7 Mark quotes Isaiah 40:3 (Mark 1:3). How does reading Isaiah 40 help in understanding Mark 1:1–15?
The most common fear when approaching the formidable journey of Bible reading is that we are not smart enough. . . . Well, trust yourself as a reader. The Bible was not written for scholars but for ordinary people.
Steve Mueller, The Seeker’s Guide to Reading the Bible
Approach to Prayer
15 minutes Use this approach—or create your own!
♦ Have someone read aloud Luke 2:22–28. Then pray aloud together the words that the elderly Simeon speaks when he meets Mary and Joseph with the infant Jesus in the temple (Luke 2:29–32):
Master, now you are dismissing your servant in peace,
according to your word;
for my eyes have seen your salvation,
which you have prepared in the presence of all peoples,
a light for revelation to the Gentiles
and for glory to your people Israel.
End with a Glory to the Father and an Our Father.
Saints in the Making Sent to Bring Comfort
This section is a supplement for individual reading.
After traveling from Michigan to visit my daughter, I was sitting by the pool at her apartment complex one evening in Fort Worth, Texas. The night was cool and the water reflected the sparkling lights. I was alone and enjoying the quiet on a very comfortable lounge chair.
Suddenly, God spoke to my heart. “Dean, I want you to take my holy word and my body and blood in the most holy Eucharist into the prisons and jails.”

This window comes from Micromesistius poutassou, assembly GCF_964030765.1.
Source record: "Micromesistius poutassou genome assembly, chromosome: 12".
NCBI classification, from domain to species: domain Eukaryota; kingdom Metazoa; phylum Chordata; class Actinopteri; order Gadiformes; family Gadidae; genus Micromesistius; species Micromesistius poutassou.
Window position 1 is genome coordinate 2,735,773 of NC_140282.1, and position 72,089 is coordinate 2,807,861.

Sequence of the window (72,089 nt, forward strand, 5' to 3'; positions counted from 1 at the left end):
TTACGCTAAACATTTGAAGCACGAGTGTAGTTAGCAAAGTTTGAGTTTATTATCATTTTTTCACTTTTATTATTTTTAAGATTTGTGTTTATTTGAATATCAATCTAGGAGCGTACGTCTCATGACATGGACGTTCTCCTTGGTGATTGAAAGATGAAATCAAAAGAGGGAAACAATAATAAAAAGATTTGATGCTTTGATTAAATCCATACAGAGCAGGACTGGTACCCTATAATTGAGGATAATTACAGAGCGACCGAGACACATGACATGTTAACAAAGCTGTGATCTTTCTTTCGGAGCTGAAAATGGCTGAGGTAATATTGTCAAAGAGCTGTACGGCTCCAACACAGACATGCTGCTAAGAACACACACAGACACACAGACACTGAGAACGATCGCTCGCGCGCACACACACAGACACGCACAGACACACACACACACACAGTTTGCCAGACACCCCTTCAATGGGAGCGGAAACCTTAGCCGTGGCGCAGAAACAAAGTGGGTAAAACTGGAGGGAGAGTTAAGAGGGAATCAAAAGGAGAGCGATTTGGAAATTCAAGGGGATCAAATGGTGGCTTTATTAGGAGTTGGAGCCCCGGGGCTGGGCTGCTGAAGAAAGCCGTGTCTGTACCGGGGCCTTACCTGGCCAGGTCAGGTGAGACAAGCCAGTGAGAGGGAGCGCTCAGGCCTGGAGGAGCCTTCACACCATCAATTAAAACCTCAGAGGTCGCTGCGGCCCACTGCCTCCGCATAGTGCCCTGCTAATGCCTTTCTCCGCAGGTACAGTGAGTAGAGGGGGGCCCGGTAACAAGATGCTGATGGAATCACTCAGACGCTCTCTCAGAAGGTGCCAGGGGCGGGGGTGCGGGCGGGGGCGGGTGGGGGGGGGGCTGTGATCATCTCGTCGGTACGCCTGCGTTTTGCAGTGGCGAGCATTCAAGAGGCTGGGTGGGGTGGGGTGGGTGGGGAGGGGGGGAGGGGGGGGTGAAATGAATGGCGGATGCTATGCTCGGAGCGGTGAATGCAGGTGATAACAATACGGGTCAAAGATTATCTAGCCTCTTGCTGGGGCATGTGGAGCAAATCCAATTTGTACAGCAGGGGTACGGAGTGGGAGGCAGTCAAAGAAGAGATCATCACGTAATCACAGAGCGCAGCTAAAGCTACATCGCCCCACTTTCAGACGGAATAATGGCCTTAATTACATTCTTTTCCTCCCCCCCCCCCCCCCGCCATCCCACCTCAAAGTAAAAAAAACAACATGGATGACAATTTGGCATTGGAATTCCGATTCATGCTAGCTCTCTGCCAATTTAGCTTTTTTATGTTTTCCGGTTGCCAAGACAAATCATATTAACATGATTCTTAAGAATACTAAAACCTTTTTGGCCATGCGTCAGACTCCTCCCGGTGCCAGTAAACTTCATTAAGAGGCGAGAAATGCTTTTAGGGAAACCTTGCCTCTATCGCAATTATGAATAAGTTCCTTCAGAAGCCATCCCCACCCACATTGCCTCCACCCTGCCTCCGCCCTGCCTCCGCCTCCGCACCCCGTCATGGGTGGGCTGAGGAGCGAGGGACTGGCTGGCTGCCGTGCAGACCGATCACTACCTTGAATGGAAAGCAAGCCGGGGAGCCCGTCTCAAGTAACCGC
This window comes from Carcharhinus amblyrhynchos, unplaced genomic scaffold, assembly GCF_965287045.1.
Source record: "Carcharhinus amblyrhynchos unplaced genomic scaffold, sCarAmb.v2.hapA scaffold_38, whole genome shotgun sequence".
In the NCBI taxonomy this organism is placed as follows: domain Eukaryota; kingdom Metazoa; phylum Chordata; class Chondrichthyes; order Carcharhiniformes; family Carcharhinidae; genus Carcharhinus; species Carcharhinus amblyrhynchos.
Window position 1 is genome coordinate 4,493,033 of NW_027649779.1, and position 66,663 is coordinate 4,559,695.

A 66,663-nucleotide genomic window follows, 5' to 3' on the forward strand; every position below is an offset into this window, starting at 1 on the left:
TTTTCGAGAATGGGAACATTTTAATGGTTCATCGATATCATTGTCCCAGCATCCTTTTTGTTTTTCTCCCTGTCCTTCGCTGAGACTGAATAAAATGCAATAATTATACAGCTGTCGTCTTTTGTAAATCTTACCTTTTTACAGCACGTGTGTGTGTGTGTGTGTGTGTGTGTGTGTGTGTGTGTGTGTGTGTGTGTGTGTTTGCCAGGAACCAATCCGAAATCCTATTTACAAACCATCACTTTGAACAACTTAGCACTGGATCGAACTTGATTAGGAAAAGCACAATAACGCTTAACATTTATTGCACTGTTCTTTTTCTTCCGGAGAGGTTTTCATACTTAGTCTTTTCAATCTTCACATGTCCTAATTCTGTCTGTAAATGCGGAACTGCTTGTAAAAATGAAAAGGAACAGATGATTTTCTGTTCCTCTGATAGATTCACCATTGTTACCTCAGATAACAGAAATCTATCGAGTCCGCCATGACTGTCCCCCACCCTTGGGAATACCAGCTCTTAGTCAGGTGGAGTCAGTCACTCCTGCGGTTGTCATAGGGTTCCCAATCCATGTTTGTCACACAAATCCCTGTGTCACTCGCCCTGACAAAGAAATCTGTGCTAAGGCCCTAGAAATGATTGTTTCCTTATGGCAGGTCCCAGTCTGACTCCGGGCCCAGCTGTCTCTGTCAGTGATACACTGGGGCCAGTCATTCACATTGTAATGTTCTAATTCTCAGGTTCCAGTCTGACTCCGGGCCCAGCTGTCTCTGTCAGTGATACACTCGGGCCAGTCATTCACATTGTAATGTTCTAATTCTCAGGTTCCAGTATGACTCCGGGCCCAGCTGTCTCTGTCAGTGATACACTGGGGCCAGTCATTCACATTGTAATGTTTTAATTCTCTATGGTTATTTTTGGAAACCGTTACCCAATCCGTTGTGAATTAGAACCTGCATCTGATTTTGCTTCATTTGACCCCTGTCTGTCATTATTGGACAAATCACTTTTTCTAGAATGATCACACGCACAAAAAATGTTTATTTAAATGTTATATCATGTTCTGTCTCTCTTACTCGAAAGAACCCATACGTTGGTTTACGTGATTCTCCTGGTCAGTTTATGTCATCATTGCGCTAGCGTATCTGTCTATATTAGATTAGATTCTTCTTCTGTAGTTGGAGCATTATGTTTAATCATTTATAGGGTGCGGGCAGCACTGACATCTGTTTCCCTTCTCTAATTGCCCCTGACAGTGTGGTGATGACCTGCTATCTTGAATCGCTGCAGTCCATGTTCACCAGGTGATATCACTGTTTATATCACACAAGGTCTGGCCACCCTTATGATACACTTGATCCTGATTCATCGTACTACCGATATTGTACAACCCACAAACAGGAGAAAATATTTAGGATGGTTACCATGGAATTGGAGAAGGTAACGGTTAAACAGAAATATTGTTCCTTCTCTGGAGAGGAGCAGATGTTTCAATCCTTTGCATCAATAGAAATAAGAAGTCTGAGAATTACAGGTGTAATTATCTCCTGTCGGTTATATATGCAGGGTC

My immediate response was “No, God, I do not want anything to do with this. Lock these people up and leave them there.” My attitude was, they are getting just what they deserve.
I wrestled in my heart with God for two weeks. My fear was too great. What if the prisoners I meet get out of prison and come to my house, I asked myself. What if? What if? The questions went through my mind over and over. Yet God had an answer for every doubt and fear I could imagine. St. Peter had to face his fear by stepping out of the boat and walking on the water toward Christ.
The Lord had called me. He came into my heart so strongly that I could not say no. Two weeks later, on that same lounge chair, by that same pool, I surrendered my life, my family, and all my possessions to the Lord. Even if I lost everything, I was going to follow the Lord into the prisons and jails.
That was fourteen years ago. Now when I share with inmates, I tell them that I do not come to them to give them anything of myself. I come to bring them the body and blood of the Lord in the most holy Eucharist and to receive the suffering of Christ through them.
If not for God’s calling, I would never go back into a prison or jail. But God has continued to call me to bring his comfort to those who are imprisoned. And “I can do all things through him who strengthens me” (Philippians 4:13).